John Hope Bryant, author of “How The Poor Can Save Capitalism,” may be such a voice. He articulates a pathway to rebuilding the middle-class more in line with how the world actually works.
He says while “the route to success has changed, for too many in the black and minority community, their game plan has not…”
For much of the past century, African Americans pursued social justice through government intervention, the ballot box, and ultimately elective office. While the number of black mayors and elected officials in this country is impressive, the number of black entrepreneurs is not. As a result, job creation in underserved communities, and among the black middle class, is stagnant.
Public sector unionism was a way to middle-class status (for some). Innovation and intellectual property are the way there now.
But enough about economics, and back to education.
It’s troubling Dr. Perry said so little about the research that came out of California’s celebrated Vergara v. California lawsuit which challenged teacher dismissal, layoff, and tenure statutes.
What about the byzantine teacher dismissal policies proven to keep “grossly ineffective” teachers in classrooms; or how those teachers end up teaching more poor children of color than white students; or how that impacts achievement and harms children for life (e.g. it costs a classroom of 28 students a loss of $1.4 million in lifetime earnings)?
He cares about retaining black teachers. So do I. But tenure, seniority, and “last in, first out” fails to get us there. These policies allow for high-quality teachers of color to lose their jobs even when they are more effective than their colleagues with tenure.
See the chart below. It shows how LIFO played out in Minneapolis Public Schools. The result was that over the last decade the percentage of black teachers was reduced from a high of 8% to a low of 4%. Black teachers were released at a much higher rate than white teachers. It should be of interest to Dr. Perry that one of those black teachers was LeAnn Stephens, Minnesota’s 2006 teacher of the year.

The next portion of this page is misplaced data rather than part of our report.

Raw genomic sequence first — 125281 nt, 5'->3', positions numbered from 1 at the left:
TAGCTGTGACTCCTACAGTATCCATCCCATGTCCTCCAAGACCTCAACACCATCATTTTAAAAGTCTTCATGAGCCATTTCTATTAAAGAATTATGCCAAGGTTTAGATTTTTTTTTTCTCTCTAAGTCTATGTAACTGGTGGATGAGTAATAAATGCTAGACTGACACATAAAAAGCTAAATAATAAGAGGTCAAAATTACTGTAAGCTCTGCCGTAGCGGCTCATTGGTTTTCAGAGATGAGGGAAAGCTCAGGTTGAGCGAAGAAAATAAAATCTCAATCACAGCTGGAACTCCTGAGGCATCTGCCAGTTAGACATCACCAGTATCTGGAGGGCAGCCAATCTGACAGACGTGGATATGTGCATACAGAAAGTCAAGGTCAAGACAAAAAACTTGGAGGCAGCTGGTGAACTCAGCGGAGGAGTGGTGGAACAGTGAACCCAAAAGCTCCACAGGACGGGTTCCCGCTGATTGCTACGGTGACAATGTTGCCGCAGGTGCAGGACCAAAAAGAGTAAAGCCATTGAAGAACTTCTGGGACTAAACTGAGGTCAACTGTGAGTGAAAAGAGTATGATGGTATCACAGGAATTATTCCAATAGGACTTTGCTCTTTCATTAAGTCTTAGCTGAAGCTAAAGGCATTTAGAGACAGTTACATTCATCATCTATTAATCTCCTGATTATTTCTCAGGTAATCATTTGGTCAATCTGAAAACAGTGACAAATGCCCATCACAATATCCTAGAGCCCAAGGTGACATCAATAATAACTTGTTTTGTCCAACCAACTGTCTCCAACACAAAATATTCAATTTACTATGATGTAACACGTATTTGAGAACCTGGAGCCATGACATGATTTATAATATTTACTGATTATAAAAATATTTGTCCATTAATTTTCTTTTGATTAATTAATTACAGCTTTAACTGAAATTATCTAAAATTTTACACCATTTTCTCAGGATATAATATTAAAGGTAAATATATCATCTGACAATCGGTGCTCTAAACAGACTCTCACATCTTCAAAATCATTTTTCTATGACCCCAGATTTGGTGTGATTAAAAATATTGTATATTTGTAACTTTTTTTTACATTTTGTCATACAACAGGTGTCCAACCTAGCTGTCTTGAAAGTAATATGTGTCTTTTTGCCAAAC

Dr. Perry might serve us better by telling us which school reforms he supports rather than sounding the one-note horn about how the monolithic “reformers” of his imagination are not seeing the one important light he harbors while they tend to the million others pertinent to good schooling that he ignores (e.g. teaching, learning, curriculum, school design, data usage, etc.).
While I believe we should be producing a bumper crop of high quality black teachers to lead in black neighborhoods, I realize that historically that goal has been part of a social commitment to self-determination and justice, not just a job.
Like Dr. Perry, I believe school reform deserves critique. But, because of the importance of its mission it also needs fair critics who are equally willing to address the monumental shortcomings of public schools that draws calls for reform in the first place.
That said, if bad tenure law – those that protect ineffective teachers and harm children – are needed to keep black people in jobs, God help us all.
The battle for a few jobs might be won, but the heritage and future of the black race will be lost.